Netflix, broadcasters praise screen reforms, film producers fear the worst10/01/2020
Australian film and television producers fear reforms of the sector announced this week could cut local production in half.
Industry group Screen Producers Australia predicted the changes revealed on Wednesday will combine "to reduce the amount of content being produced by at least 50 per cent, and remove thousands of jobs from the sector as well as opportunities for audiences across the world to engage with Australian stories".
Shari Stebbens in the hit movie The Sapphires. The reforms could make it much harder to produce such a film.
Among the key changes announced by Paul Fletcher, minister for communications, cyber safety and the arts, were greater flexibility for the free-to-air (FTA) networks about how to acquit their obligations around Australian documentary, drama and children's content, and a standardised tax offset of 30 per cent for film and television productions – an increase of 10 per cent for TV and a decrease of 10 per cent for film.
The streaming platforms, which had widely been expected to face a levy on their Australian income to be directed towards local content, have merely been asked to self-report on their expenditure from January.
Foxtel, which last year spent about $26 million on original Australian scripted content, has had its obligation (a levy on revenues) cut in half.
The commercial free-to-air broadcasters, streaming services and Foxtel have welcomed the changes.
"Netflix makes a significant contribution to Australia's content production industries and will continue to do so,” a spokesperson for the global streaming giant said.
Foxtel chief executive officer Patrick Delany said the package was a starting point for the pay TV operator's future investment in drama and entertainment.
Hugh Marks, chief executive of Nine (which owns this masthead), said it was a "much-needed overdue step" in the reform process.
Seven West Media chief executive James Warburton said the increased tax offset would encourage investment in production. "This is a big step in the right direction and also recognises the importance and value of series like Home and Away," Mr Warburton said.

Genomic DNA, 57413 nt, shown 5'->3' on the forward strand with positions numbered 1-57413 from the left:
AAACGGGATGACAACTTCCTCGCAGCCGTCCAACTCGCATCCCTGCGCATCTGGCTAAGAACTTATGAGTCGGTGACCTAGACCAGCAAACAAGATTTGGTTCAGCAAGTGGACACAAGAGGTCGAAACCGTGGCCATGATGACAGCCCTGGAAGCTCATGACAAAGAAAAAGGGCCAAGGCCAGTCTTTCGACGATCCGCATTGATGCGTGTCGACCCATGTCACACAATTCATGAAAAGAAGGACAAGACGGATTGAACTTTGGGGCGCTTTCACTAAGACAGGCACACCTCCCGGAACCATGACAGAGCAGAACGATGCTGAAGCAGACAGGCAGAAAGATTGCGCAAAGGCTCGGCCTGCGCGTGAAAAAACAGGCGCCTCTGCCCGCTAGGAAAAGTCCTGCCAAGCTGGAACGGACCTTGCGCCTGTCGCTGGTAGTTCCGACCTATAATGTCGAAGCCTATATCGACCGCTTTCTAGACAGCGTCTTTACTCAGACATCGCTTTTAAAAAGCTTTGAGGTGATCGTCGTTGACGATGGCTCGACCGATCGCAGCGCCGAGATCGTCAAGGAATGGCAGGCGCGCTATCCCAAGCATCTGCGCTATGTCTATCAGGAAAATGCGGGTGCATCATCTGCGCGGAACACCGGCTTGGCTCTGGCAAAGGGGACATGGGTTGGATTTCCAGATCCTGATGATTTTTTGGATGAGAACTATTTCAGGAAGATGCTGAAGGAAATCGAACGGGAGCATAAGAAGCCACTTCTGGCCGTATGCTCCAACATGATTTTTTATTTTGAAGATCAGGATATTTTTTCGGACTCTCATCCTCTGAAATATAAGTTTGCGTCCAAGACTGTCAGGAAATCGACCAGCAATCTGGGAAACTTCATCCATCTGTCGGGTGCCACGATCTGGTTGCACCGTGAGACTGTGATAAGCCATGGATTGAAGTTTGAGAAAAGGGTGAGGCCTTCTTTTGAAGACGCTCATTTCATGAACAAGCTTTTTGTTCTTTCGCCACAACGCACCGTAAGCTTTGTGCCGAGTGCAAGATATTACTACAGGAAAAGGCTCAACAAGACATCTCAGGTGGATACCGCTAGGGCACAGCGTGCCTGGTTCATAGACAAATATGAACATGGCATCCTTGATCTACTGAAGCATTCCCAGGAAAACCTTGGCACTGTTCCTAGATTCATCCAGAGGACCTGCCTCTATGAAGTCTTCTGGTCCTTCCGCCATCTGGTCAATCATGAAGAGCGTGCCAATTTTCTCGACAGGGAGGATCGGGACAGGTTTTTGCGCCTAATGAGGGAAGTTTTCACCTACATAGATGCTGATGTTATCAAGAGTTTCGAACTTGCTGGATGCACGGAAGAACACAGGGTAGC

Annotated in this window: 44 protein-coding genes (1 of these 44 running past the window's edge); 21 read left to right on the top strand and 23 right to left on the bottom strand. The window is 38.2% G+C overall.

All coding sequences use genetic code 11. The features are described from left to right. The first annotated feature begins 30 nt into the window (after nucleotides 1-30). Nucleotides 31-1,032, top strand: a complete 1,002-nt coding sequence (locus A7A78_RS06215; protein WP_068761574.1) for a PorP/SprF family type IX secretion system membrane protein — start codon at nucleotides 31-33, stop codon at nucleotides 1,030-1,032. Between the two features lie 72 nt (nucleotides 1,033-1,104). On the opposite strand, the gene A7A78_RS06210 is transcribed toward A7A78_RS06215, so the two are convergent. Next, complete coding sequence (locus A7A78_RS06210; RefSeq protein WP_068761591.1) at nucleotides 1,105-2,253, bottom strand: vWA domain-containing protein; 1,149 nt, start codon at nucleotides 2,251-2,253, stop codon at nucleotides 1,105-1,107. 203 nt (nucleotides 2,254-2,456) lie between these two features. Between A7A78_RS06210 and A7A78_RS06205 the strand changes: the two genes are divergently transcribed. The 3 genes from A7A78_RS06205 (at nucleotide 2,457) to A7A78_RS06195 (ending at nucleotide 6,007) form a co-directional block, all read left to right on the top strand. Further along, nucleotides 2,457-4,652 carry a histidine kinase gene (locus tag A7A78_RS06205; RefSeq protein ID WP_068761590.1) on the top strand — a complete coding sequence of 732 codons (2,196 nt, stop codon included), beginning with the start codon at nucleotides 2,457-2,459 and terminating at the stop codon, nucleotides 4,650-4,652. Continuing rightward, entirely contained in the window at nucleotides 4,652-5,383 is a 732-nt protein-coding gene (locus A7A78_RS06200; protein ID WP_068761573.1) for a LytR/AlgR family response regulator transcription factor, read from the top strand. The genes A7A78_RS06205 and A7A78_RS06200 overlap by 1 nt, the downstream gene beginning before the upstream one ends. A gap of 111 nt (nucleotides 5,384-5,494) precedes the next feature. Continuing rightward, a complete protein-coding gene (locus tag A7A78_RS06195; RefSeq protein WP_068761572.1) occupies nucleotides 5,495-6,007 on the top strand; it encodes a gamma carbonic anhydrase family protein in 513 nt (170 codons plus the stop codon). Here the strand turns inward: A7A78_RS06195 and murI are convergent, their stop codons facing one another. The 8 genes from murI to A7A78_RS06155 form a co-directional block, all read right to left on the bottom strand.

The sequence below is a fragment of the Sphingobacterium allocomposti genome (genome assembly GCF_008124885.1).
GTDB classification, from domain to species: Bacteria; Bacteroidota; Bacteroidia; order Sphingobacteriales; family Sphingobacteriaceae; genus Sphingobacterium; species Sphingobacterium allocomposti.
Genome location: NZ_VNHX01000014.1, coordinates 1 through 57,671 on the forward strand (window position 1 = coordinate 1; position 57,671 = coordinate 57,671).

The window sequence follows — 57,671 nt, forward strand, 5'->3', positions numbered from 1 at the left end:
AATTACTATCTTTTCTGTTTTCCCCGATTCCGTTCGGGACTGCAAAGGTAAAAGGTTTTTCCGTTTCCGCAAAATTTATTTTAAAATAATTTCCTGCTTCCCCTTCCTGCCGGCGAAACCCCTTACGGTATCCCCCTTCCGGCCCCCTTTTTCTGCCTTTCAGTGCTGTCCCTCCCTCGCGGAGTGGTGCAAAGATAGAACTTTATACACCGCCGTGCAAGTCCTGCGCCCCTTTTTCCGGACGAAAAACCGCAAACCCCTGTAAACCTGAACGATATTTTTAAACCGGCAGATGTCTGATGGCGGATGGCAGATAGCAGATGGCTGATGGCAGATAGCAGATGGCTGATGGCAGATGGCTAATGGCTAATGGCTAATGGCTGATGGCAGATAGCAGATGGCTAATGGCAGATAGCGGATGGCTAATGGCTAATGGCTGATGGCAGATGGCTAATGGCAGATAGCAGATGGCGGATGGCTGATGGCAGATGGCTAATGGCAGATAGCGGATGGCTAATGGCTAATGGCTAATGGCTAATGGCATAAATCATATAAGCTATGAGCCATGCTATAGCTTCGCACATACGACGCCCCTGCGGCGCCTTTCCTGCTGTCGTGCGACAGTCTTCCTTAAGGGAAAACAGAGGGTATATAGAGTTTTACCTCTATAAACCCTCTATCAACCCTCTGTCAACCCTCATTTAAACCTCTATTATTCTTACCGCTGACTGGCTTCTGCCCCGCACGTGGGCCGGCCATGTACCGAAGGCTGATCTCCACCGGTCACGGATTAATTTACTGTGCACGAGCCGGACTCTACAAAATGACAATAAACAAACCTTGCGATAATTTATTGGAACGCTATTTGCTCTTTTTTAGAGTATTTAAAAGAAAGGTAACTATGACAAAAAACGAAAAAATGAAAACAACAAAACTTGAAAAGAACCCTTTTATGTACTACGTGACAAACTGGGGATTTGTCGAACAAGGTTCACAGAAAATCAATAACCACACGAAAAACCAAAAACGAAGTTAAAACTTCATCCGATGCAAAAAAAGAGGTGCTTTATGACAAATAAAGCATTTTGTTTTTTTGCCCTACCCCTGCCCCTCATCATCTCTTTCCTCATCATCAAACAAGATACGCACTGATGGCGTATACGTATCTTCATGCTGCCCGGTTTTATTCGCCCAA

Beverley McGarvey, local boss of Ten owner ViacomCBS, said the reforms were "a win for audiences, a win for networks and a win for the local production sector".
But many producers fear the changes could be disastrous, especially for film.
While pleased by the lift in the TV offset, Ben Grant, chief executive of Goalpost Pictures (The Sapphires, The Invisible Man), said the reduction for film "could not have come at a worse time, with the pandemic wreaking havoc on the economies of cinema".
The cut "dampens our current COVID-safe advantage of being able to produce films in Australia. Sadly, this change for film is a big negative."
Sue Maslin, producer of The Dressmaker, was similarly unimpressed.
"It doesn't add up to features being financed in the short or medium term, unless we revert to being solely a location and crew base for offshore [Hollywood] productions," she said. "This happened once before in the 1930s – see how well that turned out for the local industry.”
The Dressmaker producer Sue Maslin.
Australian film production collapsed between the war and the early 1970s, when support measures introduced for feature films sparked the so-called New Wave of Australian cinema. The television industry was likewise almost non-existent until local content quotes were introduced in the late 1960s.
Aidan O’Bryan, co-producer of the feature film Rams, which is due to hit cinemas on October 29, said the reduction of the feature film offset "has the potential to be the death knell for a sector of the industry".
Nick Murray, managing director of CJZ (Shaun Micallef’s On The Sauce, Gruen, Bondi Rescue), said the decision not to regulate streaming services was "a missed opportunity. Streamers do, after all, use around 40 per cent of the NBN capacity and pay nothing. They should be rewarded for their expenditure on Australian content, rather than just monitored."
That change was needed is widely accepted in the industry. Audiences for FTA television are in decline, cinema is no longer the only or the best route to market for Australian feature films, and the streamers have fundamentally changed what and when we watch.
Graeme Mason, chief executive of Screen Australia, said the entire ecosystem for screen content had changed massively and the reforms were a necessary response. Screen Australia has had a funding boost of $16 million a year for the next two years with a remit to "target quality and culturally important" screen content that also has a chance of making "a positive commercial return".
"You can't make the type of films and TV you were making 10 or 15 years ago and just put them out there thinking the audience is going to come, because they won't," he said.
"I understand that some people are worried about volume [of production], and it may be that there are fewer things made per distribution entity. But there are so many more entities. So let's get more stuff on all those platforms."
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